Retired Alaska Priest Admits Promiscuity
By Megan Baldino
March 27, 2007
Anchorange, Alaska — Father Jim Jacobson, who fathered two children and is accused of raping at least one of their mothers talked openly about his need for sex and using church dollars to pay prostitutes.
Jim Jacobson, 83, admitted his indiscretions in a deposition aired tonight on CNN. He also said the number of women he slept with was higher than the five he initially admitted.
"I'd say maybe seven," Jacobson said. "I would change it to seven."
When asked where he got money to pay prostitutes, Jacobson said he used church funds.
"I had money from donations to the church. I got money from the bishop to run the parish," Jacobson said.
Jacobson, in separate lawsuits, is accused of raping a woman and getting her pregnant in a western Alaska village. DNA testing proves he fathered two children who are now suing him for back child support. There is word there are two more children out there.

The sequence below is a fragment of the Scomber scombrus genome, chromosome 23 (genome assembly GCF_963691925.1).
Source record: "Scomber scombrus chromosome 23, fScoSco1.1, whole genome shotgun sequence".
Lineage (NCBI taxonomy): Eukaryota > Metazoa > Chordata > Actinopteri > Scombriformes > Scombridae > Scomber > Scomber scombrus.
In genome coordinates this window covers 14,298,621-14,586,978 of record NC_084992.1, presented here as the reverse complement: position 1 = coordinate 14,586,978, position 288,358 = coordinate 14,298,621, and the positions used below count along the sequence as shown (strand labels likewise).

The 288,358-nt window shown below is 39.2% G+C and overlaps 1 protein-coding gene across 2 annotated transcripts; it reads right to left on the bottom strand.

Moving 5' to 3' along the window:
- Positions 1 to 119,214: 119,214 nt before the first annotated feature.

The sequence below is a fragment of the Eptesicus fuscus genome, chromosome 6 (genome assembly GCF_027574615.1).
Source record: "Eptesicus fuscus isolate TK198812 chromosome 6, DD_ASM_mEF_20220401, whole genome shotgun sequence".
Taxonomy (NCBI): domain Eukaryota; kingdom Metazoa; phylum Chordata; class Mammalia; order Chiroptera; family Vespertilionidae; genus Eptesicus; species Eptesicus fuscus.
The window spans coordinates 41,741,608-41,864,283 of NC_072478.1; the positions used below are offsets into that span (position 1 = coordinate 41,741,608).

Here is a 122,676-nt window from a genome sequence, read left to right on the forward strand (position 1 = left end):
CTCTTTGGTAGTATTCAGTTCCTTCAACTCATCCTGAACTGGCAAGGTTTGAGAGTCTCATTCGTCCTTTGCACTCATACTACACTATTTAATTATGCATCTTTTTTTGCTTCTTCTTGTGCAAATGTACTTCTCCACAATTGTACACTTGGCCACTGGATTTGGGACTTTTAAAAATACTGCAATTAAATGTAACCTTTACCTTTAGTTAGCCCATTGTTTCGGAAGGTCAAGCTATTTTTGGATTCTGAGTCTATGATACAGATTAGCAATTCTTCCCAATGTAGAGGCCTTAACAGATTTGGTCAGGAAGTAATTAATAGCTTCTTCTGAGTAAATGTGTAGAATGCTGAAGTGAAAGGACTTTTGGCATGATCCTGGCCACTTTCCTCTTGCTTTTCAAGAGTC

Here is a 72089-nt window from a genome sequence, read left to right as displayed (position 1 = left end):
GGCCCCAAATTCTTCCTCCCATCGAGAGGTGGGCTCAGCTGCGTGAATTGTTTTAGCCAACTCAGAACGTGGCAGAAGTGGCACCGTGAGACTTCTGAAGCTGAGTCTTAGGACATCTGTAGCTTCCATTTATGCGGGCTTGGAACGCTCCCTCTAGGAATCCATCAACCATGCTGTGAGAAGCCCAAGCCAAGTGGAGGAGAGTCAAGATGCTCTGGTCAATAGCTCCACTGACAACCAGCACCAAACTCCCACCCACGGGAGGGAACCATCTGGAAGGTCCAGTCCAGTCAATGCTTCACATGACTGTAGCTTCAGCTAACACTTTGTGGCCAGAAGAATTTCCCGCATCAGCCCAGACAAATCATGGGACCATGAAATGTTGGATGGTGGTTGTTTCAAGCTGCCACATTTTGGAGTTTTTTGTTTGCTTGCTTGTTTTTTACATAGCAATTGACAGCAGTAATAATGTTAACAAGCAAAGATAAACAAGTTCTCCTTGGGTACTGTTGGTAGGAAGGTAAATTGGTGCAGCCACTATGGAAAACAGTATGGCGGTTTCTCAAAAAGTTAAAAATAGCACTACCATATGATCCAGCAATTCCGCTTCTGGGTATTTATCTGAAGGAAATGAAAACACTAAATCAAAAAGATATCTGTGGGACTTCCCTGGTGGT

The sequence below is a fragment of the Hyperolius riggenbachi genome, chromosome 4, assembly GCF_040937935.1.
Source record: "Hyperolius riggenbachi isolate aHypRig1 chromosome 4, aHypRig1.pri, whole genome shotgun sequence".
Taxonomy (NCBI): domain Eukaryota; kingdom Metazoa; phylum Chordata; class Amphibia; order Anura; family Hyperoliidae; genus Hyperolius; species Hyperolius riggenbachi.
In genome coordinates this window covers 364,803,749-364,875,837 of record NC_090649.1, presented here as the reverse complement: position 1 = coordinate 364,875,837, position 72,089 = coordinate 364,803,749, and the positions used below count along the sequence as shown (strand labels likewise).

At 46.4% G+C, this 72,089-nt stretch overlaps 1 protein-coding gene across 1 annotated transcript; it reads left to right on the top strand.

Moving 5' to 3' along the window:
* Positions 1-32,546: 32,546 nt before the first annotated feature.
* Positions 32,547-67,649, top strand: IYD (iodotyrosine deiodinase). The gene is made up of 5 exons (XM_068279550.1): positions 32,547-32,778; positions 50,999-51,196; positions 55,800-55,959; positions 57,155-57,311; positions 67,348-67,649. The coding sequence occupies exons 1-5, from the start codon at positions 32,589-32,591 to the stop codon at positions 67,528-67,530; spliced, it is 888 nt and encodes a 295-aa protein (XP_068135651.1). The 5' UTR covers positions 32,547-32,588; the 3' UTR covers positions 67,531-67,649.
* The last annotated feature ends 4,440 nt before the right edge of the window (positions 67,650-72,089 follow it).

Don Slats of Anchorage is one of his children.
"He didn't even know who I was," Slats said in a CNN interview. "From my understanding he didn't even recognize my mom. That's what happens when you turn into a f--- monster. I'm sorry. Too busy raping people; you can't even recognize their faces anymore."
Attorneys for Slats and his mother have repeatedly produced documents that show church leaders knew Jacobson was a problem and did nothing.
Father John Whitney of the Oregon Province of Jesuits, Jacobson's order, said something should've been done.
"He was allowed - and I make no excuses for it - I don't find this a difficult job for me because I find it unconscionable that people weren't more proactive," Whitney said in a CNN interview.
In his deposition Father Jacobson did apologize.
But for Slats, who grew up being called "little preacher," the apology is too little, too late.
"I just wanted everyone to be wrong," Slats said.
Jacobson denies raping anyone and said the sex was consensual.
There is still no resolution in any of the lawsuits naming him, the Jesuits and the Catholic Church as defendants.
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